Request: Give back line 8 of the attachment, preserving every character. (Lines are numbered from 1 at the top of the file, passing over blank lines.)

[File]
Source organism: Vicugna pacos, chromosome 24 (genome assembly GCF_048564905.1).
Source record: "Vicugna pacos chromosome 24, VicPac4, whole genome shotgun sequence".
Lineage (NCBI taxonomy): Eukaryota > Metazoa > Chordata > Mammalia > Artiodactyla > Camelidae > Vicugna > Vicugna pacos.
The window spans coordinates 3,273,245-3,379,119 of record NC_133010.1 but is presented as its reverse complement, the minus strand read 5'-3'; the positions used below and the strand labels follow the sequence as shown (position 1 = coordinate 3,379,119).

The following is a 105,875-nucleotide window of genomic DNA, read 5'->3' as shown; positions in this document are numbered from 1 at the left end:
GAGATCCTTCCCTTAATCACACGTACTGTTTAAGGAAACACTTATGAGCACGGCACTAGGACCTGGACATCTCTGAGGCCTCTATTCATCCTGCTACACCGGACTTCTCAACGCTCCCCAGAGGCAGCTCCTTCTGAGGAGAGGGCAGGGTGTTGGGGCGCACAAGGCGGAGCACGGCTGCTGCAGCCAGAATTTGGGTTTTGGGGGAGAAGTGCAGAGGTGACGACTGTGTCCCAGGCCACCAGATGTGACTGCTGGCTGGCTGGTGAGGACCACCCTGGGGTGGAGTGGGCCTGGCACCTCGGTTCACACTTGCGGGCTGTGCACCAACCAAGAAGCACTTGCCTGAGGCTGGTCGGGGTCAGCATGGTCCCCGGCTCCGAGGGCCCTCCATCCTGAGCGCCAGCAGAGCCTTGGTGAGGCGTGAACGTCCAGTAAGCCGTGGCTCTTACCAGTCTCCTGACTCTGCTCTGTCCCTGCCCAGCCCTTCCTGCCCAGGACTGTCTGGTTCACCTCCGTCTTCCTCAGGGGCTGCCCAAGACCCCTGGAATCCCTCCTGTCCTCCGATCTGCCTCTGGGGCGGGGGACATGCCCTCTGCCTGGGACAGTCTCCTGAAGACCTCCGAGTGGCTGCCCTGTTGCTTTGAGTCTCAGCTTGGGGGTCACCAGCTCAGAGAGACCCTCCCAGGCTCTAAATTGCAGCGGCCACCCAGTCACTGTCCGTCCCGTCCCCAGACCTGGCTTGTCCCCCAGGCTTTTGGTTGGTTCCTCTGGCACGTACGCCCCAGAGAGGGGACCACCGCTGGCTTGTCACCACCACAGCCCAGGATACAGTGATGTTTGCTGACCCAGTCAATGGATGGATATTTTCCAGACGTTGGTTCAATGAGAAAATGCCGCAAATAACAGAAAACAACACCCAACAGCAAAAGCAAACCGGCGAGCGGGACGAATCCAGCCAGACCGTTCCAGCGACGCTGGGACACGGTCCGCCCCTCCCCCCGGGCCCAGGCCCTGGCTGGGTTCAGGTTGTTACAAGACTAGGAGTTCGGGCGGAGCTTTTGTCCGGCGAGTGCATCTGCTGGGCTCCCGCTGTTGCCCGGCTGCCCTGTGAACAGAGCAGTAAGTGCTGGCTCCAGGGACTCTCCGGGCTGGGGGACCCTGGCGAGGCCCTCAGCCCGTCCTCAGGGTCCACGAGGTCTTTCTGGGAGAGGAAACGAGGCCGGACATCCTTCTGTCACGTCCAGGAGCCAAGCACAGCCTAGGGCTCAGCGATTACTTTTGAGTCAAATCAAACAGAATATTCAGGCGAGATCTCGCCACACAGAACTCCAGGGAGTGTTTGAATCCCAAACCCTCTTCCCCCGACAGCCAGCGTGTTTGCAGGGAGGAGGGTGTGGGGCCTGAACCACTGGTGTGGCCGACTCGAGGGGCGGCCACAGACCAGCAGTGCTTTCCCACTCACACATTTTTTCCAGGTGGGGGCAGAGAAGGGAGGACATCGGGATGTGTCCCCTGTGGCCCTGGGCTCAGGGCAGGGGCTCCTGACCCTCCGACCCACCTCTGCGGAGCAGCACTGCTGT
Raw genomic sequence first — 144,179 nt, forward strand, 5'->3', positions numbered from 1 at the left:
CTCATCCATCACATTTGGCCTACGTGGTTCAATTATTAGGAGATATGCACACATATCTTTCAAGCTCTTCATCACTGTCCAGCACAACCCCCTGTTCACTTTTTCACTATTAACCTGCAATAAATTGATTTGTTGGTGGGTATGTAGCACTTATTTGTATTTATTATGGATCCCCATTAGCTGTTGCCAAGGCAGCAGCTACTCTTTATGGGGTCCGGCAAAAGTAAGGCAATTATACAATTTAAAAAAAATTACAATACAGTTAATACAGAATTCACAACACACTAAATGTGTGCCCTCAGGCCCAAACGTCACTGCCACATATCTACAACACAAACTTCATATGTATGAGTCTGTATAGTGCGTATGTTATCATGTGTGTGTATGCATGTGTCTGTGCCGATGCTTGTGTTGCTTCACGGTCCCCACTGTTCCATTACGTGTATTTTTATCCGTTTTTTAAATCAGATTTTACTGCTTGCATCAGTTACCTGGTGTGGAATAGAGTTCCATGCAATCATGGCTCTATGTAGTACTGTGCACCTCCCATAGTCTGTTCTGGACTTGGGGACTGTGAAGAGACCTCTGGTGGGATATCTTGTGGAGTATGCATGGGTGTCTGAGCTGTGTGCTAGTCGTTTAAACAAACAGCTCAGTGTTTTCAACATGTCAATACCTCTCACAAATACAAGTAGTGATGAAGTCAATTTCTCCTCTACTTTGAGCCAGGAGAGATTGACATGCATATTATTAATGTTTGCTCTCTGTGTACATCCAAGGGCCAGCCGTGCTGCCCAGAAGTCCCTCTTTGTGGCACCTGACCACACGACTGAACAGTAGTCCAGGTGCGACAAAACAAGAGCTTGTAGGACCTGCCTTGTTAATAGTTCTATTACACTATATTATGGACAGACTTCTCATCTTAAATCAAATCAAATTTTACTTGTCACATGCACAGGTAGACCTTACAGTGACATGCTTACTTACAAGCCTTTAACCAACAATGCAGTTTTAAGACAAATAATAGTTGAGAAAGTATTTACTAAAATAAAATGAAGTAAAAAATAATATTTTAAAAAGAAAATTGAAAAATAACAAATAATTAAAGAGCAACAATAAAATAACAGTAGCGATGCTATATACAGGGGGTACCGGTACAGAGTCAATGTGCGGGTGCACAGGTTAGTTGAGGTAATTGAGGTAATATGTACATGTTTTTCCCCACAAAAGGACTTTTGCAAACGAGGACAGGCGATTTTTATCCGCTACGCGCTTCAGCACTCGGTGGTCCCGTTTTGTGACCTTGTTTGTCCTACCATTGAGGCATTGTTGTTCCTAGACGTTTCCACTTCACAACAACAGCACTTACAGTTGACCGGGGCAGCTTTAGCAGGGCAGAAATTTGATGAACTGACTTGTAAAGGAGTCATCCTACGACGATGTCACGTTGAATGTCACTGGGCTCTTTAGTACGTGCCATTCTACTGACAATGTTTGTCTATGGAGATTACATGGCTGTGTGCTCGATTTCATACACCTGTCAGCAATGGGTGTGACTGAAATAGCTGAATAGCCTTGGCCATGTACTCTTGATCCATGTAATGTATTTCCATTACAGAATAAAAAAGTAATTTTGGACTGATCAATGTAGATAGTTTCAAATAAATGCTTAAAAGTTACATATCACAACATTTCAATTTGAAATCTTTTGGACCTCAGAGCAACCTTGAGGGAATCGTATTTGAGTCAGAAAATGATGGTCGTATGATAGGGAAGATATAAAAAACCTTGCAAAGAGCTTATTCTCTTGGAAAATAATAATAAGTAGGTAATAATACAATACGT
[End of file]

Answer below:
CTCATCCATCACATTTGGCCTACGTGGTTCAATTATTAGGAGATATGCACACATATCTTTCAAGCTCTTCATCACTGTCCAGCACAACCCCCTGTTCACTTTTTCACTATTAACCTGCAATAAATTGATTTGTTGGTGGGTATGTAGCACTTATTTGTATTTATTATGGATCCCCATTAGCTGTTGCCAAGGCAGCAGCTACTCTTTATGGGGTCCGGCAAAAGTAAGGCAATTATACAATTTAAAAAAAATTACAATACAGTTAATACAGAATTCACAACACACTAAATGTGTGCCCTCAGGCCCAAACGTCACTGCCACATATCTACAACACAAACTTCATATGTATGAGTCTGTATAGTGCGTATGTTATCATGTGTGTGTATGCATGTGTCTGTGCCGATGCTTGTGTTGCTTCACGGTCCCCACTGTTCCATTACGTGTATTTTTATCCGTTTTTTAAATCAGATTTTACTGCTTGCATCAGTTACCTGGTGTGGAATAGAGTTCCATGCAATCATGGCTCTATGTAGTACTGTGCACCTCCCATAGTCTGTTCTGGACTTGGGGACTGTGAAGAGACCTCTGGTGGGATATCTTGTGGAGTATGCATGGGTGTCTGAGCTGTGTGCTAGTCGTTTAAACAAACAGCTCAGTGTTTTCAACATGTCAATACCTCTCACAAATACAAGTAGTGATGAAGTCAATTTCTCCTCTACTTTGAGCCAGGAGAGATTGACATGCATATTATTAATGTTTGCTCTCTGTGTACATCCAAGGGCCAGCCGTGCTGCCCAGAAGTCCCTCTTTGTGGCACCTGACCACACGACTGAACAGTAGTCCAGGTGCGACAAAACAAGAGCTTGTAGGACCTGCCTTGTTAATAGTTCTATTACACTATATTATGGACAGACTTCTCATCTTAAATCAAATCAAATTTTACTTGTCACATGCACAGGTAGACCTTACAGTGACATGCTTACTTACAAGCCTTTAACCAACAATGCAGTTTTAAGACAAATAATAGTTGAGAAAGTATTTACTAAAATAAAATGAAGTAAAAAATAATATTTTAAAAAGAAAATTGAAAAATAACAAATAATTAAAGAGCAACAATAAAATAACAGTAGCGATGCTATATACAGGGGGTACCGGTACAGAGTCAATGTGCGGGTGCACAGGTTAGTTGAGGTAATTGAGGTAATATGTACATGTTTTTCCCCACAAAAGGACTTTTGCAAACGAGGACAGGCGATTTTTATCCGCTACGCGCTTCAGCACTCGGTGGTCCCGTTTTGTGACCTTGTTTGTCCTACCATTGAGGCATTGTTGTTCCTAGACGTTTCCACTTCACAACAACAGCACTTACAGTTGACCGGGGCAGCTTTAGCAGGGCAGAAATTTGATGAACTGACTTGTAAAGGAGTCATCCTACGACGATGTCACGTTGAATGTCACTGGGCTCTTTAGTACGTGCCATTCTACTGACAATGTTTGTCTATGGAGATTACATGGCTGTGTGCTCGATTTCATACACCTGTCAGCAATGGGTGTGACTGAAATAGCTGAATAGCCTTGGCCATGTACTCTTGATCCATGTAATGTATTTCCATTACAGAATAAAAAAGTAATTTTGGACTGATCAATGTAGATAGTTTCAAATAAATGCTTAAAAGTTACATATCACAACATTTCAATTTGAAATCTTTTGGACCTCAGAGCAACCTTGAGGGAATCGTATTTGAGTCAGAAAATGATGGTCGTATGATAGGGAAGATATAAAAAACCTTGCAAAGAGCTTATTCTCTTGGAAAATAATAATAAGTAGGTAATAATACAATACGT